Working in government can sometimes feel a bit like working in an academic institution. There's a lot of thinking, strategising and knowledge sharing, which is fine and often necessary.
But if we are to become digital by default, then civil servants need to get their hands dirty. Digital works best when people are trying for themselves: making things and testing ideas or approaches. I really struggle to help colleagues with digital when they can't make the link between the channels they might use at home, and the needs of their audiences at work.
No matter your depth of knowledge about your users, you have to be prepared to start from the beginning just like they do.
- Glance at a poster for your service or campaign, in the rain, remember just 10% of the words on there, and Google them from a phone, 48 hours a later.
- Speak to your local under-the-arches mechanic or coffee shop about what digital channels they use (if any), and then work out how you can reach them, and thousands more like them.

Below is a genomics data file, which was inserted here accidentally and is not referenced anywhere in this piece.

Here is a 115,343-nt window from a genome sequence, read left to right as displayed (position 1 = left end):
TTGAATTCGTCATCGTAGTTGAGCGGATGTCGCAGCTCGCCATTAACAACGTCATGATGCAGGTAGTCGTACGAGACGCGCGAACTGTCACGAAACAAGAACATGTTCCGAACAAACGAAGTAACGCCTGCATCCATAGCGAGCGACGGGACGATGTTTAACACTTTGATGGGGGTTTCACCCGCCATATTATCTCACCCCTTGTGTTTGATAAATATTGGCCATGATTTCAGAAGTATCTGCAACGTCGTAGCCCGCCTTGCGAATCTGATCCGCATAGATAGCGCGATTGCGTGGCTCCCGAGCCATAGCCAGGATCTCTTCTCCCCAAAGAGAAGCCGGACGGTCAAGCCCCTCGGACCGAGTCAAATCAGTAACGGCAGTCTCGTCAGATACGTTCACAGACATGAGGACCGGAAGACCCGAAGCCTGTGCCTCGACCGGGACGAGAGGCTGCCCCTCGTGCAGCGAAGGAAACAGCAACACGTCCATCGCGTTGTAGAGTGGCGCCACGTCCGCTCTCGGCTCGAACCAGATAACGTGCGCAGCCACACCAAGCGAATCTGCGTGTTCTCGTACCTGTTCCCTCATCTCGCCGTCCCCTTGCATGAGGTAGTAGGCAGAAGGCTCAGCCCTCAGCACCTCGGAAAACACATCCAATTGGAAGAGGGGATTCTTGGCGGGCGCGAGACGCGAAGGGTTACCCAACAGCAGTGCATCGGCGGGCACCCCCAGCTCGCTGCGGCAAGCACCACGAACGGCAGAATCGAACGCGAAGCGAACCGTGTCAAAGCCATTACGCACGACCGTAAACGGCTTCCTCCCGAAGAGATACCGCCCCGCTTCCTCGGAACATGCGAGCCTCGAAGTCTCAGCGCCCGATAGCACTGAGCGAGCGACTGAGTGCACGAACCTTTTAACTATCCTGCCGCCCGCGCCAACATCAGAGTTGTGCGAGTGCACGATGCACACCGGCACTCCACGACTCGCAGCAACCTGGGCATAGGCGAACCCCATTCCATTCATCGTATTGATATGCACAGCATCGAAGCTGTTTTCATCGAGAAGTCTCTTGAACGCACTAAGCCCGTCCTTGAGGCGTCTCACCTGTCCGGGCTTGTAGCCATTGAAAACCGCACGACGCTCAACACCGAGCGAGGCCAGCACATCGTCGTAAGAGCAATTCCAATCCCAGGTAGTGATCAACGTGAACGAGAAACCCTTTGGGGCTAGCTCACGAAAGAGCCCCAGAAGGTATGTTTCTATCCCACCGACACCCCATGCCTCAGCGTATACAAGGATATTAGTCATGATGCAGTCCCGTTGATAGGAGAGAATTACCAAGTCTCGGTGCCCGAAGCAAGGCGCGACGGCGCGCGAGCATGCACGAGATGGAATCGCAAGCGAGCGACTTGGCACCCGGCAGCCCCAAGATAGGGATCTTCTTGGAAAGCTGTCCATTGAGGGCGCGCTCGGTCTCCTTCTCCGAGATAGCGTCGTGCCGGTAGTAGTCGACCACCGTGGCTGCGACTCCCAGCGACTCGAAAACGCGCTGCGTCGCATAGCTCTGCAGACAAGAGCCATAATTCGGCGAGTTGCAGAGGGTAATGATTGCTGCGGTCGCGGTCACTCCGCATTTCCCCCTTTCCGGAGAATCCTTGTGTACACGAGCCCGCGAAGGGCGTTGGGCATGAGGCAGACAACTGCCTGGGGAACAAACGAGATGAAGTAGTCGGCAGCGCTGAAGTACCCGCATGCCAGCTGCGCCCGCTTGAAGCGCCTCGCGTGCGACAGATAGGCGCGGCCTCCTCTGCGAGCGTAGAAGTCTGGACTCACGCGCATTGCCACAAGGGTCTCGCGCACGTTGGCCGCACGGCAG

- Talk to your daughter, niece or nephew about how they interact with Facebook, the boards they look at on Pinterest, and the hashtags they follow.
- Re-tax your car online, contact your local council or book an appointment at your local health centre.
- And if you want to hear what people are saying online (and you do, right? Because you care about your work) you have to join the conversation. That means setting up your own profiles, establishing a tone and purpose, and getting stuck in.
There's normally plenty of people to help you get started, but no amount of paperwork or thinking will make you any more prepared.
Yes, you can commission research from an agency, and run user testing sessions: these are useful resources in their own right. But if we are to develop capability from the ground up, then people need to get their hands dirty as well.
And nothing beats the feeling of speaking directly to your target audience, having an honest, open conversation, hearing feedback, or, better yet, understanding just how painful it is to have to make that extra click or complete another field.
We're about to do more of this; talking to employers, but its overdue and just the tip of the iceberg.
Big organisations like Government departments need to do plenty to 'embed' digital, but I'm becoming less sympathetic to the argument that this is all about confidence and empowerment: staff simply need to start Googling for themselves and their users.
Am I being too harsh?